I was on the Hobonichi Techo bandwagon for a while, using everyone’s favorite A6 Japanese planner as a one-page-a-day journal. I actually have three of them filled up from 2016-2018. Although I liked the Hobonichi, I wanted something slightly less structured, that offered me the flexibility to write more than a page on one day, and sometimes skip a day with less “journaling guilt.” Some days absolutely nothing of note happens, right, much less nothing that justifies wasting a full page of precious Tomoe River!
Enter the Nanami Paper Cafe Note B6. I’ve long enjoyed the Nanami Paper Seven Seas series, both the original “Writer” and the “Crossfield,” but a couple years back they released the “Cafe Note,” which is a smaller Tomoe River notebook measuring roughly 4 x 7 inches in what is referred to as the Japanese “Shinsho” size. You can read more about the background of the notebook on the Nanami Paper website, but what’s notable is that this size book was “created for rail commuters that spend a lot of time standing in trains and hanging out in cafes between trains or after work.” In other words, if you’re looking for a highly portable notebook that’s easy to slip into a bag and write with in a coffee shop, on a train or airplane, or anywhere else space is at a premium, consider the Cafe Note.
This layout works much better for me than the A6 Hobonichi. For starters, I appreciate that the Cafe Note is rather long and narrow, like these hardback Kunisawa “Find” notebooks, since I do much of my writing and note-taking in list or bullet format. Some people dislike the boxes at the top and bottom, but I find it convenient for organizing my notebook entries by date and topic. Finally, the grid/graph ruling is pretty small, but I have small handwriting so it works for me. Nanami Paper makes a lined version if grid isn’t your thing.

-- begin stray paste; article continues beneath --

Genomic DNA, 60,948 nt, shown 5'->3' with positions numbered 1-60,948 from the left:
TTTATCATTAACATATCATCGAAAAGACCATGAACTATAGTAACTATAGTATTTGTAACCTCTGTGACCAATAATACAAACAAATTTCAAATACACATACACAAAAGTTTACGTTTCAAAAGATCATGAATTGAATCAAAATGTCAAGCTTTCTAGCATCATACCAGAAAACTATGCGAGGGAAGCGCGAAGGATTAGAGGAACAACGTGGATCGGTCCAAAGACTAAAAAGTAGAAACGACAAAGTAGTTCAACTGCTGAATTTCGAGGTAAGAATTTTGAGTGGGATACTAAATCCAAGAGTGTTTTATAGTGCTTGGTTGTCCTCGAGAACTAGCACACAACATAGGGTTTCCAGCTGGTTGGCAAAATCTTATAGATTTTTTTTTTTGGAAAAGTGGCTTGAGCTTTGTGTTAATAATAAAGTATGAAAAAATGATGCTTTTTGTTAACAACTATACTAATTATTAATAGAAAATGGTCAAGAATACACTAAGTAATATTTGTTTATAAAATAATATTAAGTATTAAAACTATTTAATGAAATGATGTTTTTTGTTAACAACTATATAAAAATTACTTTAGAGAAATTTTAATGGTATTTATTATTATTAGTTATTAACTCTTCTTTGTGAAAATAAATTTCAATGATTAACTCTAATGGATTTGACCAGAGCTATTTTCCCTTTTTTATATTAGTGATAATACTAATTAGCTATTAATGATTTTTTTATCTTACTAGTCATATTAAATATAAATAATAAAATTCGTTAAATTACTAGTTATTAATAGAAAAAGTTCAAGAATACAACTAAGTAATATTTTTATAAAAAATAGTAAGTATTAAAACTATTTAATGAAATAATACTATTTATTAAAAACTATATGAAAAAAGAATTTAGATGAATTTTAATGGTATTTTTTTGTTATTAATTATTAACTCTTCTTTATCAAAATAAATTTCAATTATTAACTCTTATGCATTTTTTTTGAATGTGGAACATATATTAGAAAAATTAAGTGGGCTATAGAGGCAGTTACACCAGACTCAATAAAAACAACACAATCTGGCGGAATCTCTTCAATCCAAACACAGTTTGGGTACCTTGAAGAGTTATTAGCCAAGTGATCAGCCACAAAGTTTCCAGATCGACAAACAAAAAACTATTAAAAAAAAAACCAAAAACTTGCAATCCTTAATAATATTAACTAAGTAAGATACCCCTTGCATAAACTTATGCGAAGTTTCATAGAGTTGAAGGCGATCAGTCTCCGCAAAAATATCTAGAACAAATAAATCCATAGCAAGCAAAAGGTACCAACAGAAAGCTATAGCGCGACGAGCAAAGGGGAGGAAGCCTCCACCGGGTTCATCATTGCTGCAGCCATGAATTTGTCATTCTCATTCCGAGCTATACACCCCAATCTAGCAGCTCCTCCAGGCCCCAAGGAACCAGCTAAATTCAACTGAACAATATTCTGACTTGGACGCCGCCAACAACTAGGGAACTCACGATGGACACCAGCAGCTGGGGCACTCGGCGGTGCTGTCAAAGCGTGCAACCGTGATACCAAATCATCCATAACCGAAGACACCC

At the end of the day, I did miss having a classic diary or “daily journal” to record the mundane happenings of life. For Christmas my family gave me a Vanness gift card, which I cashed in on a Midori 5-Years Diary. To me, the beauty of this particular journal is how easy it is to use consistently. There’s a page for each day of the month (including February 29 for those years), with each page broken down into five sections containing five lines each. I don’t care how boring the day was, you can always find one thing to record, and I recall that after I had used my old Levenger 5-Year Journal for a few years it was quite enjoyable to write each day’s entry and see exactly what I was doing and/or thinking one or two years earlier. I don’t have a perfect record of daily entries, but I’ve been pretty good so far.
Takeaways and Where to Buy
This particular setup has worked well for me in 2019, and in all likelihood I will continue it next year. The great thing about the Midori 5-Years Diary is - wait for it - that you only have to purchase it every five years, and the Nanami Paper Cafe Note has so many pages that it will also last you a long time. I do use an annual paper planner, the Jibun Techo 3-in-1 A5 Slim, for tracking tasks and logging things, but I plan to hold the review on that particular tool until the 2020 versions are released in the Fall.
I purchased my Midori 5-Year Diary from Vanness Pens, and it comes with either a red or black cover. At first glance, it’s not inexpensive at $42, but then again you’re only purchasing the Diary once every five years, so that’s $8 annually. The Nanami Paper Cafe Note “Slim B6” can be purchased directly from Nanami Paper, priced at $18, which to me represents an exceptional bargain given that you’re getting 384 pages of Tomoe River Paper. A ruled version is also available. If you’d like to add the Gfeller natural leather cover shown in my pictures, you can purchase it separately for $68.
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